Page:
Admit it: a certain Ray Parker Jr song just popped into your head. The catchy tune isn't the only thing that's memorable about the 1984 film — or its 1989 sequel — but the 2016 instalment looks set to add its own impressive elements to the mix. Case in point: the all-female cast of Kristen Wiig, Melissa McCarthy, Kate McKinnon and Leslie Jones are taking over from Bill Murray, Dan Aykroyd, Harold Ramis and Ernie Hudson. They'll play the next batch of New Yorkers dallying with the paranormal, and one thing's certain — they ain't afraid of no ghost.

In Australian cinemas July 21.


Doctor Strange


If you've been suffering from superhero fatigue, one of Marvel's two 2016 films might provide the antidote. After the third Captain America movie reaches cinemas in April, the company that kickstarted the current wave of caped cinematic crusaders gets magical and mystical with Doctor Strange. Everyone's favourite otter lookalike, Benedict Cumberbatch, stars as a former neurosurgeon who learns the supernatural arts and becomes the Earth's primary protector against otherworldly threats. Mads Mikkelsen, Chiwetel Ejiofor, Rachel McAdams and Tilda Swinton join him, in an effort that looks a little more offbeat than usual, like Thor and Guardians of the Galaxy.

In Australian cinemas October 27.


Assassins Creed


Film adaptations of video games haven’t had a stellar run. But with Warcraft also releasing in 2016, Assassin's Creed isn't the only movie trying to change that — however, it is the only one that re-teams the main on- and off-screen talent behind one of 2015's best efforts, Macbeth. Yep, after adapting the bard into something moody and brooding, director Justin Kurzel, actors Michael Fassbender and Marion Cotillard, and cinematographer Adam Arkapaw, reunite for something completely different. Even if you've never played the game — which focuses on the rivalry between two ancient secret societies — the team behind this is reason enough to be excited.

In Australia cinemas December 26.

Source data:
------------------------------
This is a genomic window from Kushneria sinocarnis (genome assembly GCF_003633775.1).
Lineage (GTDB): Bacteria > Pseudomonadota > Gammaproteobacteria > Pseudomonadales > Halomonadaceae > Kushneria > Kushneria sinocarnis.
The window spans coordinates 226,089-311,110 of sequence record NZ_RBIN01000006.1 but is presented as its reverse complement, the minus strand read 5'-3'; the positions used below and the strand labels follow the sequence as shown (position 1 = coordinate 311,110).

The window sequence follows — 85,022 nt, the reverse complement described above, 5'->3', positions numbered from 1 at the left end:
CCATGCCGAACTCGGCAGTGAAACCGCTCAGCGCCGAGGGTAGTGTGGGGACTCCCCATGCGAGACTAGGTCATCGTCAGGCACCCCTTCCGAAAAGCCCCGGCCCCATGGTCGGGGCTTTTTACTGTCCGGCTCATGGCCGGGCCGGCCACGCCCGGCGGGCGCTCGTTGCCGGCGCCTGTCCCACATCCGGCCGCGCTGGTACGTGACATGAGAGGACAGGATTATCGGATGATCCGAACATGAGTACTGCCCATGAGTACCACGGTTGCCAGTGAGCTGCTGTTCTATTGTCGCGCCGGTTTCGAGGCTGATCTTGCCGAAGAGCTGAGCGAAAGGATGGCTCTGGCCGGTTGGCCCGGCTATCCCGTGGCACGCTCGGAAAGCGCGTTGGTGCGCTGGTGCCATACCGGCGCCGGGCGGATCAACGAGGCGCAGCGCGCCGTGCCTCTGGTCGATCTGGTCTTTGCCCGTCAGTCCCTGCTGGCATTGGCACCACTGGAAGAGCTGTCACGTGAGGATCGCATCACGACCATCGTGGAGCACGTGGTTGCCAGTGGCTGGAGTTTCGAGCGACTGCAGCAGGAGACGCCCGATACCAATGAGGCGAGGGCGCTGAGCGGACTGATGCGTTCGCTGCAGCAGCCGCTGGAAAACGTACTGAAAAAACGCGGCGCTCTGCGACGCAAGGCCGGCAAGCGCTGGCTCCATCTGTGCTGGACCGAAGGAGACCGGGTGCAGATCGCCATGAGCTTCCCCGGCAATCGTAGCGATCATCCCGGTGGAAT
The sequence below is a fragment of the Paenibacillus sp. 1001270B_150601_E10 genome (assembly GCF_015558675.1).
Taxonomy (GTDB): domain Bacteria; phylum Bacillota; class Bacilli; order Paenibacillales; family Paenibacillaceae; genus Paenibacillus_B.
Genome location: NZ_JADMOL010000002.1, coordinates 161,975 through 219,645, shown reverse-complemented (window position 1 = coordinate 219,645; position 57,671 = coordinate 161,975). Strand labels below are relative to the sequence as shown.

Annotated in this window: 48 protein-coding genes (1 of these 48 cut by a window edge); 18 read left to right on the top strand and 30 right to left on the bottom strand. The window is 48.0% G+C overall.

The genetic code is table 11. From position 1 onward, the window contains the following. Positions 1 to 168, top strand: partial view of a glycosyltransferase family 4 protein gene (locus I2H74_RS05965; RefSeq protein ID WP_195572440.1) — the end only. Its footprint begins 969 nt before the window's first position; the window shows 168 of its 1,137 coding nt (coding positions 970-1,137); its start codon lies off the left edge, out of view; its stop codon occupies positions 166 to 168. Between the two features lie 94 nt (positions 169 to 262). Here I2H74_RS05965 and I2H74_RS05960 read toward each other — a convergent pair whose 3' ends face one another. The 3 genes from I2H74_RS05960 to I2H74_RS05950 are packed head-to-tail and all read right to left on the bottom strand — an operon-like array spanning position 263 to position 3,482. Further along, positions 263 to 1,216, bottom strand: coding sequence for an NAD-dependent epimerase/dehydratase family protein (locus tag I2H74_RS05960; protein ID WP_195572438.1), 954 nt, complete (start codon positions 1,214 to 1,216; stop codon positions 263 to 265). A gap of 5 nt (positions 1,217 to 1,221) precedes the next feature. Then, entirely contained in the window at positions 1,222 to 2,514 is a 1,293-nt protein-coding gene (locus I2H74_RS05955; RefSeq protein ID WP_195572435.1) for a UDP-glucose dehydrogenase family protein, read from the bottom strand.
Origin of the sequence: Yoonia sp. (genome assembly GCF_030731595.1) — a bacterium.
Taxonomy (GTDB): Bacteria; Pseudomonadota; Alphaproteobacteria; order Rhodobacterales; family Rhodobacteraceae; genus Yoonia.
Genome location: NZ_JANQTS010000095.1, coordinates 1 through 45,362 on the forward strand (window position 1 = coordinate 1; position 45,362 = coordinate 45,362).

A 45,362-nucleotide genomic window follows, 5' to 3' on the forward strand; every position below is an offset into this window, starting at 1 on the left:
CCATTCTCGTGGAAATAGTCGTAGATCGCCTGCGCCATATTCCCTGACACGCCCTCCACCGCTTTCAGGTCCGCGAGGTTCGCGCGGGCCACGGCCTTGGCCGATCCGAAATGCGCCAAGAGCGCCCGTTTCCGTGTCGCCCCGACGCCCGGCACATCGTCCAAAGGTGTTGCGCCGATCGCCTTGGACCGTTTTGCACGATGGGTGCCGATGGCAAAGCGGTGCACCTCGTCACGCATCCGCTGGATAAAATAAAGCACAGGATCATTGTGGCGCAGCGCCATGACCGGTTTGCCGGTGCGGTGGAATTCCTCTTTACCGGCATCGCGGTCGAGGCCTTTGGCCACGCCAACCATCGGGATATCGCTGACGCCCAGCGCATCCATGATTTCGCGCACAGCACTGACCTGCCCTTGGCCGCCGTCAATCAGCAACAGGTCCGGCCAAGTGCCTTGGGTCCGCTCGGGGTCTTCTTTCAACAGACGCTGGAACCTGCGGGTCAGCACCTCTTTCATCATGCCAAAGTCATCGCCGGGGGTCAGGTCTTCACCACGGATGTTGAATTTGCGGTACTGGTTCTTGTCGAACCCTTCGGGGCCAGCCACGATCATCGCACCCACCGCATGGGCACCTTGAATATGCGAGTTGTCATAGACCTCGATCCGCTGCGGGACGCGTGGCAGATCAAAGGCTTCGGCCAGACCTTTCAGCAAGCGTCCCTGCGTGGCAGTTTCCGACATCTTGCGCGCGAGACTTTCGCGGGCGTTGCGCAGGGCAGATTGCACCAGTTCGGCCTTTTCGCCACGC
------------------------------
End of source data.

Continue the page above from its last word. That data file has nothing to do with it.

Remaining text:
Absolutely Fabulous


It's been more than two decades since we first met the self-indulgent duo of Edina Monsoon and Patsy Stone, but those champagne-swilling London ladies are still kicking on. After five series, a few specials and a handful of 20th anniversary episodes, they're making the leap to the big screen in an effort that's certain to earn its moniker. Yes, the alter egos of Jennifer Saunders and Joanna Lumley are back, accompanied by the other characters — Eddy's long-suffering daughter Saffy, her dotty mother, and eccentric assistant Bubble, for example — you know and love. In keeping with the TV series, they'll be bringing a host of famous names along with them, and inspiring ample laughs in the process.

Australian release date to be confirmed.


Julieta poster


After taking to the skies but not quite flying high with 2013's I'm So Excited!, Spain's premier auteur gets back on track with Julieta. Chronicling the life of a woman across two time periods — now, and thirty years prior — might seem like familiar territory for Pedro Almodóvar, but he never really does the same thing twice. The movie is set to release in the filmmaker's homeland in March, so fingers crossed that it heads to Australian shores without much delay. And if you'd been looking forward to the director's latest but don't recognise the title, that's understandable — until less than a month ago, it was called Silencio. However Almodóvar changed the name to avoid confusion with Martin Scorsese's forthcoming effort, Silence.

Australian release date to be confirmed.


Mary Shelley


Forget Victor Frankenstein, and make note of the James McAvoy and Daniel Radcliffe-starring reimagining of Mary Shelley's classic text that looks set to head straight to DVD in Australia. A Storm in the Stars tells the tale behind the iconic tale, and is a film gothic horror fans should be looking forward to. Elle Fanning stars as the author, The Diary of a Teenage Girl's Bel Powley plays her sister Claire Clairmont, and Romeo & Juliet's Douglas Booth features as poet Percy Shelley. That the movie also marks the English-language debut of Wadjda's Haifaa Al-Mansour is the icing on the cake.

Australian release date to be confirmed.

Published on December 15, 2015 by Sarah Ward